August 18, 2014

Of Spectrum and Circle

This summer, I haven't been able to sustain focus on new classes. But I have birthed three stitching projects. They seem to be at varied points along the creativity spectrum, which suits my variable mood these days.

The mood? Well, it can be best illustrated in one freeze frame from last Monday.  There's me, in the consulting room with a veterinary cardiologist--yes, there is such a thing and get your ass back here, I'm not the kind of person who spends money on a dog cardiologist for no reason and while it seems to stun new graduates of veterinary school, I for one do not confuse medical intervention for an animal with that which might be appropriate for, say, the President of the United States. In wartime.

Anyway, she is explaining why Clutch has been completely lethargic and fatigued by the least bit of activity. I'm fiercely trying to grab hold of her words through my shock when my cell phone rings. Its my dad. He is at HIS cardiologist, trying to find out why HE has been completely lethargic and fatigued by the least bit of activity.

Thank god my mother refuses to go to doctors.

Its all circle of life stuff, really. The circle has turned the beloved grown-ups of my childhood into the old folks of my adulthood. And it will keep turning, until they turn into only my memories. The circle turns for the dog of my heart, who took his place there from the beloved dog before him...who had hopped onto the circle as the beloved dog before her slipped off...

That's how it goes. That's why our eyes leak when we hear The Circle Game or The Circle of Life. Once, I couldn't bear to look at The Circle. But looking at it face forward this really holds me steady. So does staying at home with needle and thread. Which, lucky for you, brings me back to my projects.

On the distant end of the creativity spectrum is the quilt I am making for our family's newlyweds-to-be. They chose a pattern called "One Block Wonder," where you take a busy print fabric like this:
 ...and then you slice and dice and julienne it into little triangles, which magically line up into a bevy of rather dramatic octagons that remind me of the June Taylor Dancers on the Jackie Gleason show:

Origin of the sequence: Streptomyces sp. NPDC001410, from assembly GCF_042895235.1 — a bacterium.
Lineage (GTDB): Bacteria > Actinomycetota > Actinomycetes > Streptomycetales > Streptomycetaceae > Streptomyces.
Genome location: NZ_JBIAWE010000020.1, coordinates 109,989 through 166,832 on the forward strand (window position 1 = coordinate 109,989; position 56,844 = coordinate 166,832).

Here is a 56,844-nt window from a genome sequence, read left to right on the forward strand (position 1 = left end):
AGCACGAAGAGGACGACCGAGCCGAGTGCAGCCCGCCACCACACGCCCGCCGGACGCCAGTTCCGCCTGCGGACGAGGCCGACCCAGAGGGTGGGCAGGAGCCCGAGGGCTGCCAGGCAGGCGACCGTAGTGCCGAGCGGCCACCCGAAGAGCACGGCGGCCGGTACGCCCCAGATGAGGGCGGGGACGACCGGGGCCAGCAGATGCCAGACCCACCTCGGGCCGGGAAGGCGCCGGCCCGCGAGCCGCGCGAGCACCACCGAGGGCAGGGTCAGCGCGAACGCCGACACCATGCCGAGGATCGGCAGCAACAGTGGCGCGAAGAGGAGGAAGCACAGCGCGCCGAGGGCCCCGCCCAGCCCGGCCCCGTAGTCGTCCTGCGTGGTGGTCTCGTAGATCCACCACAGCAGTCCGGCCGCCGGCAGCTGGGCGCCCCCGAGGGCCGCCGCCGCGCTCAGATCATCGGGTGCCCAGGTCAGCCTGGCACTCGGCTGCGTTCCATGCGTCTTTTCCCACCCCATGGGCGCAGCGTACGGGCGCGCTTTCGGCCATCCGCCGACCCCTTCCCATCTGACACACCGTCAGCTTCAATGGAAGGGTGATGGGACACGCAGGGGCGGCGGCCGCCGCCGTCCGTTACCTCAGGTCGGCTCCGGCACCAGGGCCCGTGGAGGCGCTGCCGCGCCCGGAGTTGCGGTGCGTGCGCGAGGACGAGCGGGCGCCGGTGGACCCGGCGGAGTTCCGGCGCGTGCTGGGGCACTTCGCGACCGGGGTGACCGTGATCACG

Actually, its not so much magic as a whole lot of sewing. That part isn't so much fun, but it works when I want to duck and cover. Each octagon is different and completely unpredictable, so it is fun to see what materializes as I run the last of 8 seams through the machine. The creative part will come when its time to move all the completed octagons into a grand design.

Which necessitates completing the octagons...and the 4 small squares that go with each octagon, which themselves are made of 4 triangles.  The queen-sized quilt will take about 270 of these little buggers and I have 132. (Sing to the tune of 99 bottles of beer on the wall...)

Project Number 2 lies in the middle of the creativity spectrum. It is a felted wool wall hanging I am making for myself because it makes me smile.  And it will cover the holes in the plaster wall that appeared after I rearranged all the art in two rooms. It too is based on a pattern, but I do get to choose all the colors for all the bits and pieces. And I am doing all the stitching by hand with some newfound embroidery stitches. There's color everywhere. The squares start like this:
  When they get a bit older, they start to look like this:
When they're all grown up, they will look like this:
My third project doesn't involve anyone else. It requires all my creativity, which is probably why it is languishing at the moment. When I came home from Dorothy Caldwell's class, I stitched bunches of tiny scraps together, like this:

One morning, they too had regrouped. More three-card monte than June Taylor, though.
I've been kantha'ing this intermittently. I've lost my way with it, I think because I can't seem to hear it telling me anything. Could the addition of a clothesline make it laundry? Is it an aerial view of a busy beach? Anyone?